That part is a secretive thing, the cutting is meant to bring one closer to one’s ancestors. We didn’t show the boy being cut but we show his head being shaved. For me it was also about access, for me to gain access I needed to respect the tradition. Showing the cutting doesn’t change the way I tell the story. You choose what you want to show.
Is there hope that people will begin to take the medical option?
We need to start talking about it. Every man with a boy is thinking about it. The MEC of local government and traditional affairs Mlibo Qoboshiyane, he has boys and has been thinking about it. The thing with this culture is that we have reduced it to a cut. If we realise that it’s not about the cut then we can move beyond the issue of the surgical cut. That debate is starting already. If people are already saying “I lost my penis” and mothers can say “I lost my son,” then we are moving in the right direction.
Did you draw negative reactions?
During the shooting some of my friends were questioning how it would be different, as the issue had been dealt with before. I had people in-boxing me on Facebook, accusing me of exposing a secret tradition. In general, it was people who were not open-minded. Others felt it was biased and only focused on the negative things in the culture. People feel we should preserve it and not let it be seen by the western world.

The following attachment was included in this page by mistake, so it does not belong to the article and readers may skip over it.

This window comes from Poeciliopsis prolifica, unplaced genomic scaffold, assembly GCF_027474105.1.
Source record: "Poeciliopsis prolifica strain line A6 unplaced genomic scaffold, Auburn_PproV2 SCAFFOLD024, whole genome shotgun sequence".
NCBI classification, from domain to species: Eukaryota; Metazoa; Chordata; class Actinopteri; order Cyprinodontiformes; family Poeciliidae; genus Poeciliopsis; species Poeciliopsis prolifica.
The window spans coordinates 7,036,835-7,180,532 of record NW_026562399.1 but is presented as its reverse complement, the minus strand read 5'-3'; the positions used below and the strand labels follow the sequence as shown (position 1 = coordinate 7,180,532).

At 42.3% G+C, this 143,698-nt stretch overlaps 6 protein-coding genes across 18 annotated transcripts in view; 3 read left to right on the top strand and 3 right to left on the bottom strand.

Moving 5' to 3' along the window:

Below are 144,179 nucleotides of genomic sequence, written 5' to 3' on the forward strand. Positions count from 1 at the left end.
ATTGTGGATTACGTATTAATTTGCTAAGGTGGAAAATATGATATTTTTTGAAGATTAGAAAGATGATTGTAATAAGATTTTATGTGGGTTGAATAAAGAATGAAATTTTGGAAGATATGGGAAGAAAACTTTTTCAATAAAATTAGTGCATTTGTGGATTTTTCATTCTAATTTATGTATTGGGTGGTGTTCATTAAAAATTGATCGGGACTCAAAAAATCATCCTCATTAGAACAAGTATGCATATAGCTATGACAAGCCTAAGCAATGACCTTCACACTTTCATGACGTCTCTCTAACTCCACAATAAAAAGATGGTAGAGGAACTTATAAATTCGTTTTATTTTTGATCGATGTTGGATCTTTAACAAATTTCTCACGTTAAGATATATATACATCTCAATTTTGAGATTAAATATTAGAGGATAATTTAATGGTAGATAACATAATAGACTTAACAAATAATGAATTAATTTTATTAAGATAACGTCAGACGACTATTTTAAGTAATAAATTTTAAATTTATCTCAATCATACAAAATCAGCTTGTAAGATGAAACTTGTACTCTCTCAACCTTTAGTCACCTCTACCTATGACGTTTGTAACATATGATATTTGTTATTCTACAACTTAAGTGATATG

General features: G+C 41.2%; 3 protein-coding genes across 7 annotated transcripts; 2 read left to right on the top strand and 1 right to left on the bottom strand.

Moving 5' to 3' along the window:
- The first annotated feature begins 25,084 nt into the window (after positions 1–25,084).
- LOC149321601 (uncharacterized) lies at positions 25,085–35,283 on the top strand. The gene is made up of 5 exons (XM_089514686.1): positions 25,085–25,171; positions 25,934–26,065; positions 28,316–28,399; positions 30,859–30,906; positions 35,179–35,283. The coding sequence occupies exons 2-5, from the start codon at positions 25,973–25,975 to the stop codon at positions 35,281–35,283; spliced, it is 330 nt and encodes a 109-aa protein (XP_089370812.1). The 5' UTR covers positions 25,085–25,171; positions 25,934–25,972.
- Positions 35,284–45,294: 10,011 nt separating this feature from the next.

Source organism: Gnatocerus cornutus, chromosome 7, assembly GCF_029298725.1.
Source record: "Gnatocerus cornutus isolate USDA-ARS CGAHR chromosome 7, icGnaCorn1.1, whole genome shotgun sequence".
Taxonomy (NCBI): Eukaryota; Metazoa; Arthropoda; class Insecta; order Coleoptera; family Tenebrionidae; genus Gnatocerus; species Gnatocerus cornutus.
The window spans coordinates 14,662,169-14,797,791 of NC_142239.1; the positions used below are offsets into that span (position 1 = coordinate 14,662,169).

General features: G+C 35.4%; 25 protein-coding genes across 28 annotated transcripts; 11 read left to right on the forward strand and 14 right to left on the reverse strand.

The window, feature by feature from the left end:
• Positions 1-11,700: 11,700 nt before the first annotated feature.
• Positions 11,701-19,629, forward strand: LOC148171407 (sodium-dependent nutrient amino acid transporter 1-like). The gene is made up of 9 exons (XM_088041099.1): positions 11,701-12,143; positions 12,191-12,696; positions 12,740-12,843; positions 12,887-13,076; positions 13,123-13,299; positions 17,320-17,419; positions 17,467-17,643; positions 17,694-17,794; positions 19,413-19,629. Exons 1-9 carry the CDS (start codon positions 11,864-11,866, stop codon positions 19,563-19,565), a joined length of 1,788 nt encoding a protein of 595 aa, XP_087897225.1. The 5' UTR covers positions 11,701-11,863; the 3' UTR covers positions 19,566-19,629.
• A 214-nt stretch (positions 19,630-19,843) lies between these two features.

The impression created by some custodians of Xhosa traditions is that circumcision deaths are concentrated mostly in Mpondoland. Is it all about Mpondo people?
The boys that died in my film are not Mpondo. What motivated me to do this story was my brother, who had a friend that died. Not all of the boys that died are from Mpondoland. Mpondoland represents an outbreak of what has been happening in other parts. So that can be used by Xhosa people in a way that seems to suggest “we are better [than the others]”. Mpondoland might be a hot spot but we can’t ignore other areas.